Nosferatu the Vampyre ★★★★½

Letterboxd can be a lonely place sometimes. When I first watched Aguirre: The Wrath of God, I was underwhelmed beyond belief. Here, supposedly, was a masterful film about the descent into madness; and I was left cold. Amateurish camerawork, lazy editing, and one great performance by Klaus Kinski equals an experience that left me saying; "really?"

Now, let me preface this review by saying that Werner Herzog's filmography is hit/miss with me. Rescue Dawn and Grizzly Man blew me away on their respective viewings, and I already mentioned how I feel about Aguirre: The Wrath of God. So, I went into Nosteratu The Vampyre with level expectations.

Well, I shouldn't have worried, because this film is utterly incredible.

This is like they took the original Nosteratu and fleshed out every aspect of production. I'm not saying the original film is bad (It's one of my favorite horror films), but Herzog's version eradicates it in every possible way. The characters are fleshed out, especially in regards to the characters of Count Dracula and Jonathan Harker. The screenplay is stripped down to its essentials, allowing imagery to take a forefront in the story. The pacing is deliberate and glacial, heightening the mindset and inner feeling of the characters. The acting is emotional and mesmerizing, with the actors bringing massive undercurrents of feeling with sly glances and stares. The locations are empty and harrowing, portraying a haunting mood that isn't like anything else in the cinema.

Basically that is how you describe this entire experience as a whole; haunting. If you haven't noticed yet, I still haven't mentioned the cinematography. That's because its freaking perfect, and I wanted to talk in detail about it.

The haunting tone would be nothing without the shadowy and achingly claustrophobic cinematography on display. Long and void-like hallways, dusty and dark. Empty castles, full of shadows and frightening scurries of noise in the blackness. Reflections, or lack of thereof, providing goosebump-inducing combinations of light and shadow. Truly, the cinematography is some of the best that I have seen.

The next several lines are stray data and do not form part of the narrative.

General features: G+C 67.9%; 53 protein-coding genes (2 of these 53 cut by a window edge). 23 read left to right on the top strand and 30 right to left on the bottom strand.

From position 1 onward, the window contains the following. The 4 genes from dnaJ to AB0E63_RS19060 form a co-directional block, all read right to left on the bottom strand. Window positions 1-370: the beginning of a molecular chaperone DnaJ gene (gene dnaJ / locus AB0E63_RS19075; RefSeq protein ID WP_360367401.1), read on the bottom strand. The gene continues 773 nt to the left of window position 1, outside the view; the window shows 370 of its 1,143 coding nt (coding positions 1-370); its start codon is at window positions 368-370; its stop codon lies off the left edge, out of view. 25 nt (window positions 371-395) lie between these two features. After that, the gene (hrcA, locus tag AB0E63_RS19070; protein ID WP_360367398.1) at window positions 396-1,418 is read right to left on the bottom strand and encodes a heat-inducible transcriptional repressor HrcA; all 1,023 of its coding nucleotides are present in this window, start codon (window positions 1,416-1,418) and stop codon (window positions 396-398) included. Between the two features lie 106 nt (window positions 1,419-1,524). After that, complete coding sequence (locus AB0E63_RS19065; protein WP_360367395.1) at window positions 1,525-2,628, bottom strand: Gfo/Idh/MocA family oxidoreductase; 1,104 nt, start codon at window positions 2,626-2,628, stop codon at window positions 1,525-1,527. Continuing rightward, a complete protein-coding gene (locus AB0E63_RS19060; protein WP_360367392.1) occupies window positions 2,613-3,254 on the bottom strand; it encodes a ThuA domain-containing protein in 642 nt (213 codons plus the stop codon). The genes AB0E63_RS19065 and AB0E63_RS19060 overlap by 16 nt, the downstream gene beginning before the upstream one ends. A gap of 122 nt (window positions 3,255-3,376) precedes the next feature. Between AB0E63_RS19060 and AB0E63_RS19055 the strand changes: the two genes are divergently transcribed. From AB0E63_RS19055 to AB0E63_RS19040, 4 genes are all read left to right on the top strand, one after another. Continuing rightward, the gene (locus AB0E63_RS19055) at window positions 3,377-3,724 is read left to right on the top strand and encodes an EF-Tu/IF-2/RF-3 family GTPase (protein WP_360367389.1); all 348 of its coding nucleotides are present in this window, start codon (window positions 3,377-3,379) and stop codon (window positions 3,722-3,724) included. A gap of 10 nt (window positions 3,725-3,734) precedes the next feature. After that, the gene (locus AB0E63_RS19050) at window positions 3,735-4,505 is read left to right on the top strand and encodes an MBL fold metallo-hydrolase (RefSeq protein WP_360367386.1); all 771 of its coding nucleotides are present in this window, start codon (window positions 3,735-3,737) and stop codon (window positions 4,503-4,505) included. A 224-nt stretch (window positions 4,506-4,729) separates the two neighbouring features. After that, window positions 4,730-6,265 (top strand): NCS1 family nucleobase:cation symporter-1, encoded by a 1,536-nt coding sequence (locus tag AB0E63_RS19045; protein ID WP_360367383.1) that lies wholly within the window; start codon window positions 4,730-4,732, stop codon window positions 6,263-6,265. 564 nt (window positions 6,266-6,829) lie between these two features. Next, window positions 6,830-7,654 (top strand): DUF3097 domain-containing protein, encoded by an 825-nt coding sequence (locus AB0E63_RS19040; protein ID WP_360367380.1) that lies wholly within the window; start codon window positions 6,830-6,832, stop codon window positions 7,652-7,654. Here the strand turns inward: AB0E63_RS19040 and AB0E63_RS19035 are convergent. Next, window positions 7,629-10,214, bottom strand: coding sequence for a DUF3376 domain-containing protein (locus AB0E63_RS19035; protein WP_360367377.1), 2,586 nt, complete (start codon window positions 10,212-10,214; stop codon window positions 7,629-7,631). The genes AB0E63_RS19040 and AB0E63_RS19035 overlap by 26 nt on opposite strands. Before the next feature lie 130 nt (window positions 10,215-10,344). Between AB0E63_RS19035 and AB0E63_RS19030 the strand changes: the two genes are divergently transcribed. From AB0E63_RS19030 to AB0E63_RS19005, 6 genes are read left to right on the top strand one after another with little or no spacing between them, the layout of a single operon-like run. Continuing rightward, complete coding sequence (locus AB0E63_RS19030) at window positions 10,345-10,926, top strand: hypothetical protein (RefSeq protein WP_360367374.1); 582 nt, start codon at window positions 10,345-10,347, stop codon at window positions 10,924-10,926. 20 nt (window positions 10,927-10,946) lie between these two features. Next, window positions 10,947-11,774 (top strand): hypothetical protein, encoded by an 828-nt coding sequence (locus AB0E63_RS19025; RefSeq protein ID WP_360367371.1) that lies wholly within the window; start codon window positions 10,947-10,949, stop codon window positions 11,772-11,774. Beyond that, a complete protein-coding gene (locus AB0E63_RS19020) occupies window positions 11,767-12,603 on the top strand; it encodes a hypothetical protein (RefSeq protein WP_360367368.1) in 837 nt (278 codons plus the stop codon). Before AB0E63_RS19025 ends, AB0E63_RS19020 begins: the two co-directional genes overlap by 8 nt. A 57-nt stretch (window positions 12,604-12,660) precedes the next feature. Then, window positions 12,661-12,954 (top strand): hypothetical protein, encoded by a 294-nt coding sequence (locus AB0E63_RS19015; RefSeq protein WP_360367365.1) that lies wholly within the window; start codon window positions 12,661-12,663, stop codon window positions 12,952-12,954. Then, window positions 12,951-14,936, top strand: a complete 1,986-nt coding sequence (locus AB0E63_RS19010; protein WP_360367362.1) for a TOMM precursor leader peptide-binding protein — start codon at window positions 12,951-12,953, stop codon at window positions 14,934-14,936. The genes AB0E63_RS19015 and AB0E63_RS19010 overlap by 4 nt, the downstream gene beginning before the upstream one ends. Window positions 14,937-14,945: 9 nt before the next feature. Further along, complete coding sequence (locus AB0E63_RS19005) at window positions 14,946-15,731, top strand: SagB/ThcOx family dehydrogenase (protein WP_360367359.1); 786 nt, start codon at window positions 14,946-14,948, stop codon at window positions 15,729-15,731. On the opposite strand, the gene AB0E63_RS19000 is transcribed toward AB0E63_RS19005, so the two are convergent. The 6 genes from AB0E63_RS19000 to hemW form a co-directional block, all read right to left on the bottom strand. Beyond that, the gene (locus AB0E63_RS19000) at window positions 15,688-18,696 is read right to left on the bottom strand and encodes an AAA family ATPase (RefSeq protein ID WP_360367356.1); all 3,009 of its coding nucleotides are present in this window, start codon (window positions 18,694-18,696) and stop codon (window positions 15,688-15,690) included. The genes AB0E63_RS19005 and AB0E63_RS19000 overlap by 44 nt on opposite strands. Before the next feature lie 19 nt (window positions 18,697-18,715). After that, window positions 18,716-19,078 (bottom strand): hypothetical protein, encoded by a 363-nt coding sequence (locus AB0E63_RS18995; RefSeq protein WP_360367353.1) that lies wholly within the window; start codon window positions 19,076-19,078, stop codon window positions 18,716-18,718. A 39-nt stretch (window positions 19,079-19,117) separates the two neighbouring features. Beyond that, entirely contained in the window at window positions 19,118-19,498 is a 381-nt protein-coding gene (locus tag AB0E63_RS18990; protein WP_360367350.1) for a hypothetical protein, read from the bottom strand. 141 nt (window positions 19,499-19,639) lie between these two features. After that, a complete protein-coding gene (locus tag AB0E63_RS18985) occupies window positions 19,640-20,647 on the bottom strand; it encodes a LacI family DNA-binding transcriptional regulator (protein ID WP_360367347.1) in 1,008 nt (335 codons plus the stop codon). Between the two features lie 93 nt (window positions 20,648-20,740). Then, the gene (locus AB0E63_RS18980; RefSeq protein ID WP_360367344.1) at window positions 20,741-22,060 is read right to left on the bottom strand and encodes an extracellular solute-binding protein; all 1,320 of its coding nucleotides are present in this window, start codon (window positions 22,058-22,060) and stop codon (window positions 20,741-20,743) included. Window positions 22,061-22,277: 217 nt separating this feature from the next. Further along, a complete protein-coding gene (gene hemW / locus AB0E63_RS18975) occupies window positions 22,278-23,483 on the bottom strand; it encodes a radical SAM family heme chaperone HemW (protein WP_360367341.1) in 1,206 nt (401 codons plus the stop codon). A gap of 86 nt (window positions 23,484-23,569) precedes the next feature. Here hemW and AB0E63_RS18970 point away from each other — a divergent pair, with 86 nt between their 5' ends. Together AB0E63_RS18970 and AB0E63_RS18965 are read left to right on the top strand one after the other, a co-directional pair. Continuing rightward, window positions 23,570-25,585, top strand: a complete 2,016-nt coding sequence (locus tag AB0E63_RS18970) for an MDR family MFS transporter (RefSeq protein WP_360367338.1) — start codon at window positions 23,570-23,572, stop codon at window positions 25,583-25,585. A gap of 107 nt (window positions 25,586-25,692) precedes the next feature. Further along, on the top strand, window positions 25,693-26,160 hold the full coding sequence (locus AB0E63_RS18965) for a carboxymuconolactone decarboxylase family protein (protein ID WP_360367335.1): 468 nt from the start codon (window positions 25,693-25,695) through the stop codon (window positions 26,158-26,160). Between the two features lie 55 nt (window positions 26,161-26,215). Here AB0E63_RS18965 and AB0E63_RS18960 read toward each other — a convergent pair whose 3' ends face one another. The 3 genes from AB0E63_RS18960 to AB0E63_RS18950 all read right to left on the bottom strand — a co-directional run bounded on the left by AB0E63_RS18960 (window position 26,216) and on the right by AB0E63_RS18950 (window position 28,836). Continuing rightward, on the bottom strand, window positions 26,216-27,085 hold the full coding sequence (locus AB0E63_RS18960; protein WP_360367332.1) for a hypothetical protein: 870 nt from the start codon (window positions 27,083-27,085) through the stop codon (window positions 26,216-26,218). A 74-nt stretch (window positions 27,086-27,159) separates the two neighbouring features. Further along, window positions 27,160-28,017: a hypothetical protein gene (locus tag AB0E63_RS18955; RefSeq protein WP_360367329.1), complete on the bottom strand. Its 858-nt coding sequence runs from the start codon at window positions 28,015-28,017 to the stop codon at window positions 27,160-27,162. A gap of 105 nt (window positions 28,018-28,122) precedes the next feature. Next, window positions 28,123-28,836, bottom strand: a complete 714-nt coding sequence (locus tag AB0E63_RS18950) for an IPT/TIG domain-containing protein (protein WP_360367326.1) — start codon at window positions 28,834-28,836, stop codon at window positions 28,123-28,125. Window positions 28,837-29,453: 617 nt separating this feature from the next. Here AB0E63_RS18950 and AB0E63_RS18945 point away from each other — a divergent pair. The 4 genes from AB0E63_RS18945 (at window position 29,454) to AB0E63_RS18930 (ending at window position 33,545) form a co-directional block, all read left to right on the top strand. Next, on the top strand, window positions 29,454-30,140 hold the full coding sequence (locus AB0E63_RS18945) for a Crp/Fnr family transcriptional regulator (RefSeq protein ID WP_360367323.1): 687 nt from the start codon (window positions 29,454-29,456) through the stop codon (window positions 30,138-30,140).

And now to Herzog's direction, which is flawless. Gone is the amateurish and (I felt at least) lazy camerawork in Aguirre. What we have here is painstakingly crafted imagery, serving a poetic and intellectual purpose in telling a heartbreaking and tragic story of a creature who wants to love and be loved. The landscapes, magically composed, bring more emotional connection to any story that I have seen in recent memory. You can feel the isolation, the heartbreak, the loneliness, the death, the sadness, the emptiness, and the lack of love in EVERY frame of this movie. The music also aids in this core of underlying feeling, projecting an operatic feel to a film that already feels theatrical in tone.

Overall, Nosteratu the Vampyre is one of the greatest horror films that I have ever seen, and it might be one of the greatest films that I have seen in general. Visual and poetic storytelling, marvelous cinematography, impeccable performances, and a genuine emotional core combines to form one powerhouse of a movie.

Also, nightmares are guaranteed.

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